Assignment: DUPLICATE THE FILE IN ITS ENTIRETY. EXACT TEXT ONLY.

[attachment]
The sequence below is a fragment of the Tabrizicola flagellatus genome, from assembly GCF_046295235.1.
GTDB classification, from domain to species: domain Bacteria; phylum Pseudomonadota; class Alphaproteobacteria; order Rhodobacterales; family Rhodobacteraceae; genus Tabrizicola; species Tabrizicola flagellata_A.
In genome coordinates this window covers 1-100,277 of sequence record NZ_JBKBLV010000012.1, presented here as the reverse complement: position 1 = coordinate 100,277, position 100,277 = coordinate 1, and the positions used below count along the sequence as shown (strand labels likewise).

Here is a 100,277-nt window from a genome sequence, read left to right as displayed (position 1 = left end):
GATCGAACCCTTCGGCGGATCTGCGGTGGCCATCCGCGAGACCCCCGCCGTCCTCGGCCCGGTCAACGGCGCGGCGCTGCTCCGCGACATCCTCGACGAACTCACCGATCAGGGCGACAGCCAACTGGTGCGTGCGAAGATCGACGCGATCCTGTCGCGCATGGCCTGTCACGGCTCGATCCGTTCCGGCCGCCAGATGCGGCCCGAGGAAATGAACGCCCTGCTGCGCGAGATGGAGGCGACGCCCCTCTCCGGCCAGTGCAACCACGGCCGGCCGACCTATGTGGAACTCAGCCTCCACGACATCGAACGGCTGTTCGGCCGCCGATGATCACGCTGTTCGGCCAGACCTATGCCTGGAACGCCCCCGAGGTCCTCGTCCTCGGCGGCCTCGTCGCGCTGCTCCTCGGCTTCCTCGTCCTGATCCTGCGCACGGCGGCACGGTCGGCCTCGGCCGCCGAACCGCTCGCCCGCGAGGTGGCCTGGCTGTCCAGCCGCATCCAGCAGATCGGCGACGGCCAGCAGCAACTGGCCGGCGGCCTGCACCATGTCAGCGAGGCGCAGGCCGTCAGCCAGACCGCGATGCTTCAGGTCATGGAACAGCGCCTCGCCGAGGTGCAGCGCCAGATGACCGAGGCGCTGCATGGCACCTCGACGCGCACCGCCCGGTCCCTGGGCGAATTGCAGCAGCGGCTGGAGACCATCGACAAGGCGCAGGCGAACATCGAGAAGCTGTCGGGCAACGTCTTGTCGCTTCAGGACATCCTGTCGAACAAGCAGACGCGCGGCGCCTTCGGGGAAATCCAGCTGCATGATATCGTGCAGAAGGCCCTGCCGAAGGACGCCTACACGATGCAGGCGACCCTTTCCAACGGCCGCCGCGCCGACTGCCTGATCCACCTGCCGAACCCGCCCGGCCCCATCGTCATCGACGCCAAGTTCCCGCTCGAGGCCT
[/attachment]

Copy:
The sequence below is a fragment of the Tabrizicola flagellatus genome, from assembly GCF_046295235.1.
GTDB classification, from domain to species: domain Bacteria; phylum Pseudomonadota; class Alphaproteobacteria; order Rhodobacterales; family Rhodobacteraceae; genus Tabrizicola; species Tabrizicola flagellata_A.
In genome coordinates this window covers 1-100,277 of sequence record NZ_JBKBLV010000012.1, presented here as the reverse complement: position 1 = coordinate 100,277, position 100,277 = coordinate 1, and the positions used below count along the sequence as shown (strand labels likewise).

Here is a 100,277-nt window from a genome sequence, read left to right as displayed (position 1 = left end):
GATCGAACCCTTCGGCGGATCTGCGGTGGCCATCCGCGAGACCCCCGCCGTCCTCGGCCCGGTCAACGGCGCGGCGCTGCTCCGCGACATCCTCGACGAACTCACCGATCAGGGCGACAGCCAACTGGTGCGTGCGAAGATCGACGCGATCCTGTCGCGCATGGCCTGTCACGGCTCGATCCGTTCCGGCCGCCAGATGCGGCCCGAGGAAATGAACGCCCTGCTGCGCGAGATGGAGGCGACGCCCCTCTCCGGCCAGTGCAACCACGGCCGGCCGACCTATGTGGAACTCAGCCTCCACGACATCGAACGGCTGTTCGGCCGCCGATGATCACGCTGTTCGGCCAGACCTATGCCTGGAACGCCCCCGAGGTCCTCGTCCTCGGCGGCCTCGTCGCGCTGCTCCTCGGCTTCCTCGTCCTGATCCTGCGCACGGCGGCACGGTCGGCCTCGGCCGCCGAACCGCTCGCCCGCGAGGTGGCCTGGCTGTCCAGCCGCATCCAGCAGATCGGCGACGGCCAGCAGCAACTGGCCGGCGGCCTGCACCATGTCAGCGAGGCGCAGGCCGTCAGCCAGACCGCGATGCTTCAGGTCATGGAACAGCGCCTCGCCGAGGTGCAGCGCCAGATGACCGAGGCGCTGCATGGCACCTCGACGCGCACCGCCCGGTCCCTGGGCGAATTGCAGCAGCGGCTGGAGACCATCGACAAGGCGCAGGCGAACATCGAGAAGCTGTCGGGCAACGTCTTGTCGCTTCAGGACATCCTGTCGAACAAGCAGACGCGCGGCGCCTTCGGGGAAATCCAGCTGCATGATATCGTGCAGAAGGCCCTGCCGAAGGACGCCTACACGATGCAGGCGACCCTTTCCAACGGCCGCCGCGCCGACTGCCTGATCCACCTGCCGAACCCGCCCGGCCCCATCGTCATCGACGCCAAGTTCCCGCTCGAGGCCT